Recipes

Get Those Beads!

Laissez les bon temps rouler…Mardi Gras is tomorrow!

You just have to love those easy-going-life’s-a-celebration Southerners. I love it and I’ve never even stepped foot in the Big Easy, can you believe that? It’s on our (hubby and me) hit list of places to visit but it definitely seems like an “adult trip” to take….somehow I don’t see my children getting all that excited about chicory coffee and beignets. Not to mention, it’s a little hard to go into a jazz club after hours with two small-ish people in tow. So, at this time, we are Big Easy-less.

I’d actually like to go to Mardi Gras at some point. Sure, it’s probably the biggest spring-break-party- run-amuk (I love that word…amuk, amuk amuk), but for some reason, it also seems like one of those Touristy Bucket List things to do. And sometimes the touristy stuff is worth doing. That’s how it got to be touristy in the first place, after all. Flash the world, get your beads, go have a Hurricane, check it off The List. And maybe somewhere, somehow squeeze some historical something of value in there (you like that sentence? Great writers of the ages all just simultaneously turned over in their graves). Really visiting New Orleans and the South will be pre or post bead acquiring.

Mardi Gras aside, there is something about the South that I do love…or at least am drawn to. I really hope that when I actually go there at some point I’m not terribly disappointed. I like silver mint julep cups. I like magnolias, hanging ethereal Spanish moss and gardens. I like big plantation houses. Maybe this all stems from watching Gone with the Wind one too many times or that cheesy made-for-tv miniseries back in the 80s called North and South with a very young, very new Patrick Swayze (my friend Mimi will remember this), who knows. I like the history, the formality AND the laid-back-ness. There is whole slurry of interesting ingredients in that soup and it makes for a very intriguing dish, indeed.

And speaking of good Southern dishes, here is a good one for Shrimp Gumbo. It’s a bit spicy, so adjust that part to your liking. Also, file powder is a staple ingredient in gumbos…it is the dried and ground leaves from the Sassafras tree. Sassafras…there’s a word that couldn’t sound more Southern if it tried. It’s easy to find at specialty food stores or spice shops like Penzey’s.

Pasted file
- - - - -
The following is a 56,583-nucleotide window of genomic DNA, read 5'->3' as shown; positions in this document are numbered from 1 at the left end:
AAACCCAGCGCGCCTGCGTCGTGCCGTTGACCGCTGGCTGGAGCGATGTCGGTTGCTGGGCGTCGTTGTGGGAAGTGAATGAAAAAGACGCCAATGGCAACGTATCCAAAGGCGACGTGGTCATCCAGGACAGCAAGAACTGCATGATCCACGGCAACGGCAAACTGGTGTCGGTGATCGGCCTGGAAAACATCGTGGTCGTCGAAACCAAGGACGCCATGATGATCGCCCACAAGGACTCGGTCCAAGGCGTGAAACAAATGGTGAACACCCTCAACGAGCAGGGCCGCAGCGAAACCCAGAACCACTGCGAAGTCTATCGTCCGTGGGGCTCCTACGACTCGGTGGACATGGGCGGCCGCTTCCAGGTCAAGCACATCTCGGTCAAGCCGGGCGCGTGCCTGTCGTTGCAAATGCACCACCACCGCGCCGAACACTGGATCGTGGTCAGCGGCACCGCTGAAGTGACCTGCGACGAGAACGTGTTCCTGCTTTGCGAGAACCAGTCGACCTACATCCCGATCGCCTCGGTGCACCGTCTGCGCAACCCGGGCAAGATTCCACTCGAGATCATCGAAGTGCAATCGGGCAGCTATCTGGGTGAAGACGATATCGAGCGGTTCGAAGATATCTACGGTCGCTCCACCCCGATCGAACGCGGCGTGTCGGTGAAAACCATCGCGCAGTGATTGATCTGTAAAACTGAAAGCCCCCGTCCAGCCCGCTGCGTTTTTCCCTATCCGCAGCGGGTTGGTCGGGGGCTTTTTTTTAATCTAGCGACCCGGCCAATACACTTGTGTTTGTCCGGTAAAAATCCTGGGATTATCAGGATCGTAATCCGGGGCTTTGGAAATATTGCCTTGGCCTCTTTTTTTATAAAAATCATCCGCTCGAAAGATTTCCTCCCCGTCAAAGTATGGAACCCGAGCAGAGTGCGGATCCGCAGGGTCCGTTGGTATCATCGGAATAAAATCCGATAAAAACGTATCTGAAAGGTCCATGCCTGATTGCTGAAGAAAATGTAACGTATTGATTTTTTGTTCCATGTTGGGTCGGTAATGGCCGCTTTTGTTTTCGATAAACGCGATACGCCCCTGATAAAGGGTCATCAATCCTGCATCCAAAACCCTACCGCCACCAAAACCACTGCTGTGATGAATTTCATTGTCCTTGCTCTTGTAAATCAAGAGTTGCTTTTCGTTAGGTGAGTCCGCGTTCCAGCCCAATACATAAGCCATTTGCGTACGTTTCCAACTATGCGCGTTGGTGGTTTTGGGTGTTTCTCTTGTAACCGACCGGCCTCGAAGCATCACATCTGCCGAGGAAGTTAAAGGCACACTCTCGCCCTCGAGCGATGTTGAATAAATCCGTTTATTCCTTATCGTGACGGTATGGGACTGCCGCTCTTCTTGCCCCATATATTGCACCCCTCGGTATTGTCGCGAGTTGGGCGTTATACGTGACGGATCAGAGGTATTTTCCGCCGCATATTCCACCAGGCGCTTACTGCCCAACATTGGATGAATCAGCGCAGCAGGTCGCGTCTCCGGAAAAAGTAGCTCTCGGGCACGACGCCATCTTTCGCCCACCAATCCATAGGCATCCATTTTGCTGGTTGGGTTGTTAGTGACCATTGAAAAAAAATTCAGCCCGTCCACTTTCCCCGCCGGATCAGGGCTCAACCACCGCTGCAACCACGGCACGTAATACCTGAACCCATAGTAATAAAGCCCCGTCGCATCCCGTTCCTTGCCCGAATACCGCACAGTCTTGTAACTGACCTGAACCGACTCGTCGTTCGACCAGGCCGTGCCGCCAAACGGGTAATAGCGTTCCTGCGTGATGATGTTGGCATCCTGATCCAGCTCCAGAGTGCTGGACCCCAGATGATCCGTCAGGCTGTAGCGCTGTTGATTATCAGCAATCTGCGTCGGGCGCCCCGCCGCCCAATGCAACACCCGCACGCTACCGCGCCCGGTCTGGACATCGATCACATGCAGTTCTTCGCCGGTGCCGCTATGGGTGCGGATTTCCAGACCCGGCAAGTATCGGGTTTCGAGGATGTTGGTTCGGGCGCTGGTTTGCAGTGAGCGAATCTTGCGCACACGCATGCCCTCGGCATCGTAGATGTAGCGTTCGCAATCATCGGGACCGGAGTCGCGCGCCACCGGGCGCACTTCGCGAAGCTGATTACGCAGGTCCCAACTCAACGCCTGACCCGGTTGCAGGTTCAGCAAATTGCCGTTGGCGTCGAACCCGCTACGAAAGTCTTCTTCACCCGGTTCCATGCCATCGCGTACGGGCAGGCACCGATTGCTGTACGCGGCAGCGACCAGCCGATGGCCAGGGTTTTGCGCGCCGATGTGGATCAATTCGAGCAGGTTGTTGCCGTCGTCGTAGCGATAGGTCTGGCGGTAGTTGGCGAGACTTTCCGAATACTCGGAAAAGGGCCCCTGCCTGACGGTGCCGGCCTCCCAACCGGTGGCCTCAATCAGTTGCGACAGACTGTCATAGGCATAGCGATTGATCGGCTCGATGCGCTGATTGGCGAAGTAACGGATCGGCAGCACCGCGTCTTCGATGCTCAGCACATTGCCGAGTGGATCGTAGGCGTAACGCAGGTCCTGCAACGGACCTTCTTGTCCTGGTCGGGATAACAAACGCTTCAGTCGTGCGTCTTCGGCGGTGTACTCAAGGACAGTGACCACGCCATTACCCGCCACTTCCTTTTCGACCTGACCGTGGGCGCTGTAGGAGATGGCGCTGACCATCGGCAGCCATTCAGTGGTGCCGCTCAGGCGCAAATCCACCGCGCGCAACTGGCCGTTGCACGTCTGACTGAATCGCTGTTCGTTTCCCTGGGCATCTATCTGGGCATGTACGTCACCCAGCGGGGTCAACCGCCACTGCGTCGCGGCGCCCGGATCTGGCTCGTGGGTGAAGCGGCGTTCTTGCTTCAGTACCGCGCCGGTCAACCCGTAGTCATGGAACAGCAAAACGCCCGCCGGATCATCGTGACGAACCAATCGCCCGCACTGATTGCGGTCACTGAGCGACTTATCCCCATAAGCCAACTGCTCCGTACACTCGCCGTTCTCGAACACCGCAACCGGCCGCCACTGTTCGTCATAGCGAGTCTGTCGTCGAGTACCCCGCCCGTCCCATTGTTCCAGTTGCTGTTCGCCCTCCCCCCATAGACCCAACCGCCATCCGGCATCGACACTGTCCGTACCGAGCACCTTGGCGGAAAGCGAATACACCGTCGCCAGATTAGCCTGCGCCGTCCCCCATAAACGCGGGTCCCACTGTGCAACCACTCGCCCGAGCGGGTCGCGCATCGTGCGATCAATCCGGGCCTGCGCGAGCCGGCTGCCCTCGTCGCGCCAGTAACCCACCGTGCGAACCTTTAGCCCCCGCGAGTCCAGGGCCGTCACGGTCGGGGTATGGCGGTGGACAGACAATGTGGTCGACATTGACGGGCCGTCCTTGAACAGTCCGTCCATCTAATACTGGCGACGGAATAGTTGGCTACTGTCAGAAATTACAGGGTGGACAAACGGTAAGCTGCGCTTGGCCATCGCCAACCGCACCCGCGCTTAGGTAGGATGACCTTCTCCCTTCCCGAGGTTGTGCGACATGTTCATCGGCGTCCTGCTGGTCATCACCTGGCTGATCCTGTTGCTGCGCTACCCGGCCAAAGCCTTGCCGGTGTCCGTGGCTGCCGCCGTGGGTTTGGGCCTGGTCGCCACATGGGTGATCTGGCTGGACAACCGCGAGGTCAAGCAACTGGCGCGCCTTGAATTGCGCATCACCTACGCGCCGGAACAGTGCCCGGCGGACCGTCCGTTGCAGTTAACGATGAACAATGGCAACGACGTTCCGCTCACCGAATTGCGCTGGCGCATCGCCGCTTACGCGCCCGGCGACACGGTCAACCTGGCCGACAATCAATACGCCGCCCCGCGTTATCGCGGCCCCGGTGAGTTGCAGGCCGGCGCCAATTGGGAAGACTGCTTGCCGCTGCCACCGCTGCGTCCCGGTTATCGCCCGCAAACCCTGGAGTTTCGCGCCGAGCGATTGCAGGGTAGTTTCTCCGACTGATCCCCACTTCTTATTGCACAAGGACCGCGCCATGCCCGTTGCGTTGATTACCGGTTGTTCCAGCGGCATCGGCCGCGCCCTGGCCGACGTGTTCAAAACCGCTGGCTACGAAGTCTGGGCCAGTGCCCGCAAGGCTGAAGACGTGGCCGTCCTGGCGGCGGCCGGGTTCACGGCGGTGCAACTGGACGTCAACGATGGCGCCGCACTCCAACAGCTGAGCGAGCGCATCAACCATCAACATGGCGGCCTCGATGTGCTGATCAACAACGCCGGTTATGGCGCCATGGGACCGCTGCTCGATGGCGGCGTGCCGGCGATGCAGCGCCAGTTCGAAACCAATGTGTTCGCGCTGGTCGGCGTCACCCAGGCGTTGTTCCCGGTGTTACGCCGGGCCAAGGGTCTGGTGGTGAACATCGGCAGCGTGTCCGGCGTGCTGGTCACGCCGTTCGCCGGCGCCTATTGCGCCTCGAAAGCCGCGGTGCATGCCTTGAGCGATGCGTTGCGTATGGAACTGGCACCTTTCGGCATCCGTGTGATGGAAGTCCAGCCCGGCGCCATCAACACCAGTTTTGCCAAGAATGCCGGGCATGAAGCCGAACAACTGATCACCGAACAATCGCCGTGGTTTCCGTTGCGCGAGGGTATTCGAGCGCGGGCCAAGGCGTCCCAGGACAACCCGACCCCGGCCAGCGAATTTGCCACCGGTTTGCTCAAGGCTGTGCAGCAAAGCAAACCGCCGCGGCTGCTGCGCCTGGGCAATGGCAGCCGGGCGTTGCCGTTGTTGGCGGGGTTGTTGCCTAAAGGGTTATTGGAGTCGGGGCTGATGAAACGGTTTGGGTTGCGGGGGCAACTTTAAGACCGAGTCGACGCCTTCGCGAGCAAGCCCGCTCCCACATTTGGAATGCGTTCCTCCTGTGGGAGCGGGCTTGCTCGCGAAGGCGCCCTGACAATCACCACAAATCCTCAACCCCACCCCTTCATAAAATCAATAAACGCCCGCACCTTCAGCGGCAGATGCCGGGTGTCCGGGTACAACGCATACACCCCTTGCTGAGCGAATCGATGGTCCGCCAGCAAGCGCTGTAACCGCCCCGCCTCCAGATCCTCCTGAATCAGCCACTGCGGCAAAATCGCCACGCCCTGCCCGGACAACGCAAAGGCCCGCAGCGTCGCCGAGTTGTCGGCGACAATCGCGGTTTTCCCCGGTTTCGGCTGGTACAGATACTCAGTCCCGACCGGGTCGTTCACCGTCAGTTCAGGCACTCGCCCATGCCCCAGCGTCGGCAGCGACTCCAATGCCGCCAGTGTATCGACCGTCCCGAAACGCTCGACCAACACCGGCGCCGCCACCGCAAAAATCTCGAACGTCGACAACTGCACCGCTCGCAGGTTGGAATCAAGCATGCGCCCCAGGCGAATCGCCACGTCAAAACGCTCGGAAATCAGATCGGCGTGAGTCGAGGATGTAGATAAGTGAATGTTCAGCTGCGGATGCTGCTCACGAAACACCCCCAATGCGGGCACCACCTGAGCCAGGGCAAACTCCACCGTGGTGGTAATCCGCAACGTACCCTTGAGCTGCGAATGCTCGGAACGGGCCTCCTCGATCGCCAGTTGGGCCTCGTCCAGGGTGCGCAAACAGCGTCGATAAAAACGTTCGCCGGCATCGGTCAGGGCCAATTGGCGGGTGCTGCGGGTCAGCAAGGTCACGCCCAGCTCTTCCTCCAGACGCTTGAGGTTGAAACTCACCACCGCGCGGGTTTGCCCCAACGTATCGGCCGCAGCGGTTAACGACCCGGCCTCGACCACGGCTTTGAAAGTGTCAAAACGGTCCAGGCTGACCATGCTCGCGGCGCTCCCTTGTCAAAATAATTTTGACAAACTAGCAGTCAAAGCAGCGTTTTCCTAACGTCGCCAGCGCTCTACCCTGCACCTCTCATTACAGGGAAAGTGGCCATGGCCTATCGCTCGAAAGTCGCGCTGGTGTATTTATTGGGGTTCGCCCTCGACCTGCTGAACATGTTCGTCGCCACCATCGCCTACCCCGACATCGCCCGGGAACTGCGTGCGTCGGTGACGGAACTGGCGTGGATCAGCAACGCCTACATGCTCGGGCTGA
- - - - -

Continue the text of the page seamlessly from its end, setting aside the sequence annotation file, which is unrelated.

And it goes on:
When I think of Shrimp, I think of Forrest Gump, another Southern staple. And who doesn’t love Forrest? Run, Forrest, Run! And let the good times roll!

Shrimp Gumbo, courtesy of Alton Brown

4 ounces vegetable oil
4 ounces all-purpose flour
1 1/2 pounds raw, whole, head-on medium-sized (31-50 count) shrimp
2 quarts water
1 cup diced onion
1/2 cup diced celery
1/2 cup diced green peppers
2 tablespoons minced garlic
1/2 cup peeled, seeded and chopped tomato
1 tablespoon kosher salt
1/2 teaspoon freshly ground black pepper
1 teaspoon fresh thyme, chopped
1/4 teaspoon cayenne pepper
2 bay leaves
1/2 pound andouille sausage, cut into 1/4-inch pieces and browned
1 tablespoon file powder
Directions
Preheat the oven to 350 degrees F.

Place the vegetable oil and flour into a 5 to 6-quart cast iron Dutch oven and whisk together to combine. Place on the middle shelf of the oven, uncovered, and bake for 1 1/2 hours, whisking 2 to 3 times throughout the cooking process.

While the roux is baking, de-head, peel and devein the shrimp. Place the shrimp in a bowl and set in the refrigerator. Place the heads and shells in a 4-quart saucepan along with the 2 quarts of water, set over high heat and bring to a boil. Decrease the heat to low and simmer for 1 hour or until the liquid has reduced to 1-quart. Remove from the heat and strain the liquid into a container, discarding the solids.

Once the roux is done, carefully remove it from the oven and set over medium-high heat. Gently add the onions, celery, green peppers and garlic and cook, moving constantly for 7 to 8 minutes or until the onions begin to turn translucent. Add the tomatoes, salt, black pepper, thyme, cayenne pepper, and bay leaves and stir to combine. Gradually add the shrimp broth while whisking continually. Decrease the heat to low, cover and cook for 35 minutes. Turn off the heat, add the shrimp and sausage and stir to combine. Add the file powder while stirring constantly. Cover and allow to sit for 10 minutes prior to serving. Serve over rice.

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